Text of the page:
Aviation Historian 24
R.Pegram - Imperial Airways. The 1930s: a cause for concern?
By the mid-1930s the level of comfort in American monoplane designs like the Douglas Sleeper Transport, forerunner of the world-beating DC-3, was light-years ahead of the spartan accommodation of Imperial’s landplanes. These two DST interior photographs show how the day configuration converted into overnight bedding.
HANDED OVER: The Armstrong-Whitworth Ensign has now been delivered to Imperial Airways. Flight’s chief photographer, who secured the picture here, remarks that coming up alongside the vast length of Ensign is suggestive of overtaking an express train. Nose to tail, she measures 114 ft.
Almost twice the size of its Atalanta predecessor, the Armstrong Whitworth AW.27 Ensign made ts first flight on January 24, 1938. Capable of accommodating up to 27 passengers, the type incorporated a retractable undercarriage and was certainly a step in the right direction for Imperial in terms of modernising its equipment.
The 20-passenger Armstrong Whitworth Argosy trimotor was introduced into Imperial service in August 1926, and flew the first of the airline’s “Silver Wing” lunch services to Paris the following May. It was later used on European and African services, but within a few years it had been overtaken in design terms by fast, sleek monoplanes designed and built in the USA.
The Douglas DC-2 represented the state of the art when it was introduced into European service by Dutch national airline KLM in the summer of 1934. The sleek 14-passenger monoplane had made its first flight on May 11 that year, the same month that Imperial put the Short Scylla biplane into service on its European routes.
With its slender, elegantly curving fuselage, shapely wings and extremely closely cowled streamlined Gipsy Twelve engines, the de Havilland D.H.91 Albatross was the very model of modernity when it entered Imperial Airways service in late 1938. All seven examples were transferred to the newly-minted BOAC in September 1940.
The supremely graceful de Havilland D.H.91 Albatross was a shining symbol of British progress in airliner design during the 1930s - but the type suffered from structural problems and only seven were built. This example, G-AFDI Frobisher, awaits its next flight at Croydon in November 1938.
Pre-war shot of Short S.23 Empire flying-boat G-ADUW Castor, which flew the first leg of the journey, with an Imperial Airways boarding launch alongside.
Short S.23 C-Class Empire Flying Boat G-ADUW Castor flies the flag for Imperial after its introduction into service in January 1937. The following month Imperial’s C-Class 'boats began regular services on the Empire routes from Hythe, the S.23s representing the pinnacle of intercontinental flight at the time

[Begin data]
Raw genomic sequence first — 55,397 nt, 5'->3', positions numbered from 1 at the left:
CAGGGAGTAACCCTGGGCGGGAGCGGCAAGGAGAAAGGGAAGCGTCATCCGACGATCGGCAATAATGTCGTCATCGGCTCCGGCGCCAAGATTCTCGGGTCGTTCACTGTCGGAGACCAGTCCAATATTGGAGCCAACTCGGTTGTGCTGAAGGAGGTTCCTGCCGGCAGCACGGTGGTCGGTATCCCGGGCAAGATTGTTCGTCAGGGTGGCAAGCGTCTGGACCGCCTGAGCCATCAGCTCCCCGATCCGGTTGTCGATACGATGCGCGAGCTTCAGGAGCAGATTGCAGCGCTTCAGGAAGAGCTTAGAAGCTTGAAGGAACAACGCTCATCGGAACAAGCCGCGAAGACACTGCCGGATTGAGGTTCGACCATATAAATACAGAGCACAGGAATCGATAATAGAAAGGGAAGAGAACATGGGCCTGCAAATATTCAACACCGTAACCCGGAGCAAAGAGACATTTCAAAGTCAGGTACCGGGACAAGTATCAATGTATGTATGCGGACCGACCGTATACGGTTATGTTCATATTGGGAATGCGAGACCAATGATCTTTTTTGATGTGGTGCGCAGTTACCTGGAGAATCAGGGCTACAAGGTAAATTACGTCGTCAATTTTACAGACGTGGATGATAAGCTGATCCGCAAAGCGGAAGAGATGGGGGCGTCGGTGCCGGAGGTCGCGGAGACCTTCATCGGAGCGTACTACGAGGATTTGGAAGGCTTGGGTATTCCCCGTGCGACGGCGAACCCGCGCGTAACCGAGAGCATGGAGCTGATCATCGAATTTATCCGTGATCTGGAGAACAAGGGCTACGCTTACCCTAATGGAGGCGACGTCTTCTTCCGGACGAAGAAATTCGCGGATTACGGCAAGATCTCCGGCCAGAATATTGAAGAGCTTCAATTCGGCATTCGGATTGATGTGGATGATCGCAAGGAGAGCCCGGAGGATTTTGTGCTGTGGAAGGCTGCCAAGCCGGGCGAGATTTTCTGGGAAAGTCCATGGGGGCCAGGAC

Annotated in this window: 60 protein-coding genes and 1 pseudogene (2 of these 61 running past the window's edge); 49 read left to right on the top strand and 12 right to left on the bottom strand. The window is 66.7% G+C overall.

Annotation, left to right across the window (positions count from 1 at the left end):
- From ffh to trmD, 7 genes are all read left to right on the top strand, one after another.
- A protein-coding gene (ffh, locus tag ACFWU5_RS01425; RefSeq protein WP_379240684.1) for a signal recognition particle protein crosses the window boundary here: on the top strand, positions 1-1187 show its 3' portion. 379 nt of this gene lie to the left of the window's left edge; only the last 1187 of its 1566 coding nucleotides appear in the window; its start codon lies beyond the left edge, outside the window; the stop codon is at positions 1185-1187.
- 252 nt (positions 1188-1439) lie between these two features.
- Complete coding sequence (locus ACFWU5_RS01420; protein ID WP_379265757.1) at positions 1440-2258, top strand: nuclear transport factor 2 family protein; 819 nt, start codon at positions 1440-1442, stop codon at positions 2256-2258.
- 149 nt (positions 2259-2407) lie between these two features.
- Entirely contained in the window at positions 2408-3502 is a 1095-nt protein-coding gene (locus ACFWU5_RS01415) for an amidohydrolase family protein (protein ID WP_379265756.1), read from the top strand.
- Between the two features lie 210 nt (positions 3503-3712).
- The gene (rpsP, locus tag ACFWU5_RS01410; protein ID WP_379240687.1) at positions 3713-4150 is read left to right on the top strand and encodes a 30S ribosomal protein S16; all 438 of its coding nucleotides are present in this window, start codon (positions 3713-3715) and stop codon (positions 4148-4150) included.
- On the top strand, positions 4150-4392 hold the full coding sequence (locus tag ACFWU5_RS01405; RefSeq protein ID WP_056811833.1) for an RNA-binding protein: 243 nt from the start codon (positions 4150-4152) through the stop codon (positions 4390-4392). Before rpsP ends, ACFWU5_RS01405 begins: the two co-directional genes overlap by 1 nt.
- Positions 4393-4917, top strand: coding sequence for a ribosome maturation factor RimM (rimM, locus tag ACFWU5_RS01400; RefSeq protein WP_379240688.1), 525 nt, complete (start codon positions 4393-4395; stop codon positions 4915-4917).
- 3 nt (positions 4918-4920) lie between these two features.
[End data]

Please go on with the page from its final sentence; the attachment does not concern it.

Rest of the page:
With Handley Page H.P.42 Heracles nosing into the picture from the right, Boulton Paul P.71A G-ACOX is prepared for a flight at Croydon. Only two examples of the P.71A feederliner were completed and both were delivered to Imperial in February 1935. Both had been lost in accidents by the end of 1936.
Based on original design documents held in the Royal Aero Club Trust archive, this general arrangement drawing of the unbuilt Blackburn C.A.15D shows its Stieger Monospar wing of 82ft (25m) span and its retractable undercarriage - both features that distinguished it from the built and flown C.A.15C monoplane and biplanes.
The fourth Armstrong Whitworth AW.XV Atalanta, G-ABTI, during a stop on its Nairobi-Cape Town route for Imperial in 1933. That year the type also began services on the Karachi-Singapore sector of the joint Imperial/Qantas route connecting the UK and Australia. In total eight Atalantas were built.
The golden age of airline flying - or was it? This glamorous group beside a Short Scylla bound for Paris may think so, but was Imperial Airways’ fleet fit for purpose?
A classic Imperial Airways poster of the 1930s, in which elegant travellers arrive at their exotic destination aboard a gleaming flag-flying four-engined Short Scylla.
The interior of a P.71A with a seven-passenger layout; the type could be configured to accommodate up to 14 passengers in a high-density layout.
An impression of the Airspeed AS.35, based on the manufacturer’s Drawing No 3501003 of 1934 for a “Small Four Engine Airliner”, held within the Royal Aero Club Trust archive. The twin-tail high-wing monoplane was to be powered by a quartet of 205 h.p. de Havilland Gipsy Six II engines.
General Aircraft Ltd’s GAL.29, designed to the same Imperial Specification as Airspeed’s AS.35, was a slightly scaled-down development of a ten-passenger version, but neither was ever built. Quite why the Specification for this largely redundant type was issued at all remains unknown.
The GAL.29 was the first of a number of ambitious airliner designs the company produced over the next couple of years as it sought to expand. Like Airspeed, the company was engaged in acquiring expertise and design staff familiar with metal construction. Its proposed design was slightly larger and about 12 per cent heavier than the AS.35. The company had previously submitted a speculative tender for a ten-seat version of the GAL.29, from which its revised aircraft was derived; the larger, earlier design featured a different wing with bracing struts and Armstrong Siddeley Cheetah engines. As an alternative GAL also offered a modified version of its Monospar-winged ST.18 Croydon, which had first flown in 1935, and which was fitted with Bristol Mercury IX engines.